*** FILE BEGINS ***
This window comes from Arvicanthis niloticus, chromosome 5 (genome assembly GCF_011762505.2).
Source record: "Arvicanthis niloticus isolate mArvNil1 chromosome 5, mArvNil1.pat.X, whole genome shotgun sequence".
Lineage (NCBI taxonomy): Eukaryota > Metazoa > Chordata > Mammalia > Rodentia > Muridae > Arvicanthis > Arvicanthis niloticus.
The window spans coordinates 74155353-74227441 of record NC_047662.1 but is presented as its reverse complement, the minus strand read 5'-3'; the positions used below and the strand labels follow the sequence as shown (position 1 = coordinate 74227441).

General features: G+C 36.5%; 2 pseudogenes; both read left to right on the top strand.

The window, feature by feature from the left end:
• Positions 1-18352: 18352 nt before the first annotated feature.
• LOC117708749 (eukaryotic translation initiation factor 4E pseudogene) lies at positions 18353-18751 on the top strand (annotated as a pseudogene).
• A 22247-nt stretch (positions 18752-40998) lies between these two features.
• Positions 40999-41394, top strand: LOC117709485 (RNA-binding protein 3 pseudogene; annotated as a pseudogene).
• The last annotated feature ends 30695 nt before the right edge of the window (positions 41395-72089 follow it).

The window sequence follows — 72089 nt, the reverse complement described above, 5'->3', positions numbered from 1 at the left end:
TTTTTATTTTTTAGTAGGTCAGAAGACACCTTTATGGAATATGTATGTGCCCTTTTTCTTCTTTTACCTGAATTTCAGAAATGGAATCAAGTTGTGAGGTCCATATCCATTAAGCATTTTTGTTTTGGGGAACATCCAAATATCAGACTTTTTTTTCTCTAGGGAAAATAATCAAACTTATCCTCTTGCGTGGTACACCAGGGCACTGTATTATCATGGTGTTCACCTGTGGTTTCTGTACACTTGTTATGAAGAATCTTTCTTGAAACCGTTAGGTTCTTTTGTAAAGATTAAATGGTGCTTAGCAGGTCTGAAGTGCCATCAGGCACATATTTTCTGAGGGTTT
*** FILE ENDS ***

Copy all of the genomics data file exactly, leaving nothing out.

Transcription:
This window comes from Arvicanthis niloticus, chromosome 5 (genome assembly GCF_011762505.2).
Source record: "Arvicanthis niloticus isolate mArvNil1 chromosome 5, mArvNil1.pat.X, whole genome shotgun sequence".
Lineage (NCBI taxonomy): Eukaryota > Metazoa > Chordata > Mammalia > Rodentia > Muridae > Arvicanthis > Arvicanthis niloticus.
The window spans coordinates 74155353-74227441 of record NC_047662.1 but is presented as its reverse complement, the minus strand read 5'-3'; the positions used below and the strand labels follow the sequence as shown (position 1 = coordinate 74227441).

General features: G+C 36.5%; 2 pseudogenes; both read left to right on the top strand.

The window, feature by feature from the left end:
• Positions 1-18352: 18352 nt before the first annotated feature.
• LOC117708749 (eukaryotic translation initiation factor 4E pseudogene) lies at positions 18353-18751 on the top strand (annotated as a pseudogene).
• A 22247-nt stretch (positions 18752-40998) lies between these two features.
• Positions 40999-41394, top strand: LOC117709485 (RNA-binding protein 3 pseudogene; annotated as a pseudogene).
• The last annotated feature ends 30695 nt before the right edge of the window (positions 41395-72089 follow it).

The window sequence follows — 72089 nt, the reverse complement described above, 5'->3', positions numbered from 1 at the left end:
TTTTTATTTTTTAGTAGGTCAGAAGACACCTTTATGGAATATGTATGTGCCCTTTTTCTTCTTTTACCTGAATTTCAGAAATGGAATCAAGTTGTGAGGTCCATATCCATTAAGCATTTTTGTTTTGGGGAACATCCAAATATCAGACTTTTTTTTCTCTAGGGAAAATAATCAAACTTATCCTCTTGCGTGGTACACCAGGGCACTGTATTATCATGGTGTTCACCTGTGGTTTCTGTACACTTGTTATGAAGAATCTTTCTTGAAACCGTTAGGTTCTTTTGTAAAGATTAAATGGTGCTTAGCAGGTCTGAAGTGCCATCAGGCACATATTTTCTGAGGGTTT